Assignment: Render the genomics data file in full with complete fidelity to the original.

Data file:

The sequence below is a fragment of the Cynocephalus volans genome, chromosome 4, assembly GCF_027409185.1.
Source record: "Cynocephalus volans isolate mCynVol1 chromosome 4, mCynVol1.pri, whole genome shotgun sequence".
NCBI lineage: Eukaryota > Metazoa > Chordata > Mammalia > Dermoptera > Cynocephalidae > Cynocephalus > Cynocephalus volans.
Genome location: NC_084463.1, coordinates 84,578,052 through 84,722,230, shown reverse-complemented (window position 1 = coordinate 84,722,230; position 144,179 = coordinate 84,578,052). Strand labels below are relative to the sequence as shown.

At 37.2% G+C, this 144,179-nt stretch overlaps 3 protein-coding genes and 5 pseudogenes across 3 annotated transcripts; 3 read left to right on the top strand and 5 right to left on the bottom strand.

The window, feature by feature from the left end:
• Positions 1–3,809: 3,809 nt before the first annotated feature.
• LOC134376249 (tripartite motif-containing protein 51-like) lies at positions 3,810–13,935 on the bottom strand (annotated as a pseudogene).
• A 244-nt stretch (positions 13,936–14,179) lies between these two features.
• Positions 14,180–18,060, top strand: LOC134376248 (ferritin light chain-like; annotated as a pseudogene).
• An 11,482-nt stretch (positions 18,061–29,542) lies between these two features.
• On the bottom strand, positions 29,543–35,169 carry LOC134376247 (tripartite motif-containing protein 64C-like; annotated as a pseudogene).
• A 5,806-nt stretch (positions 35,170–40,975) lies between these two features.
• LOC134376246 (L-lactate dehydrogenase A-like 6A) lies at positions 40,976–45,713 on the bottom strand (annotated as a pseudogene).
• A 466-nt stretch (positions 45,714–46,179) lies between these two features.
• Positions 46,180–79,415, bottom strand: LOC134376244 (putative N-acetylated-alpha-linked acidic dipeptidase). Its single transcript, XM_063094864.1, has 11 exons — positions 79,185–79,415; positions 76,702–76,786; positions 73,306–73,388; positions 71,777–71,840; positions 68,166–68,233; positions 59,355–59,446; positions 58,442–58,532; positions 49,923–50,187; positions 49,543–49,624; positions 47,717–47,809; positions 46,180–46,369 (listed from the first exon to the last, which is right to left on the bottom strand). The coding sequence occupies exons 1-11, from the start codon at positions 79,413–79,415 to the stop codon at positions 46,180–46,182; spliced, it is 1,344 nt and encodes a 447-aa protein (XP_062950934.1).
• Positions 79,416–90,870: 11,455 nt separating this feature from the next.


The sequence below is a fragment of the Cynocephalus volans genome, chromosome 4, assembly GCF_027409185.1.
Source record: "Cynocephalus volans isolate mCynVol1 chromosome 4, mCynVol1.pri, whole genome shotgun sequence".
NCBI lineage: Eukaryota > Metazoa > Chordata > Mammalia > Dermoptera > Cynocephalidae > Cynocephalus > Cynocephalus volans.
Genome location: NC_084463.1, coordinates 84,578,052 through 84,722,230, shown reverse-complemented (window position 1 = coordinate 84,722,230; position 144,179 = coordinate 84,578,052). Strand labels below are relative to the sequence as shown.

At 37.2% G+C, this 144,179-nt stretch overlaps 3 protein-coding genes and 5 pseudogenes across 3 annotated transcripts; 3 read left to right on the top strand and 5 right to left on the bottom strand.

The window, feature by feature from the left end:
• Positions 1–3,809: 3,809 nt before the first annotated feature.
• LOC134376249 (tripartite motif-containing protein 51-like) lies at positions 3,810–13,935 on the bottom strand (annotated as a pseudogene).
• A 244-nt stretch (positions 13,936–14,179) lies between these two features.
• Positions 14,180–18,060, top strand: LOC134376248 (ferritin light chain-like; annotated as a pseudogene).
• An 11,482-nt stretch (positions 18,061–29,542) lies between these two features.
• On the bottom strand, positions 29,543–35,169 carry LOC134376247 (tripartite motif-containing protein 64C-like; annotated as a pseudogene).
• A 5,806-nt stretch (positions 35,170–40,975) lies between these two features.
• LOC134376246 (L-lactate dehydrogenase A-like 6A) lies at positions 40,976–45,713 on the bottom strand (annotated as a pseudogene).
• A 466-nt stretch (positions 45,714–46,179) lies between these two features.
• Positions 46,180–79,415, bottom strand: LOC134376244 (putative N-acetylated-alpha-linked acidic dipeptidase). Its single transcript, XM_063094864.1, has 11 exons — positions 79,185–79,415; positions 76,702–76,786; positions 73,306–73,388; positions 71,777–71,840; positions 68,166–68,233; positions 59,355–59,446; positions 58,442–58,532; positions 49,923–50,187; positions 49,543–49,624; positions 47,717–47,809; positions 46,180–46,369 (listed from the first exon to the last, which is right to left on the bottom strand). The coding sequence occupies exons 1-11, from the start codon at positions 79,413–79,415 to the stop codon at positions 46,180–46,182; spliced, it is 1,344 nt and encodes a 447-aa protein (XP_062950934.1).
• Positions 79,416–90,870: 11,455 nt separating this feature from the next.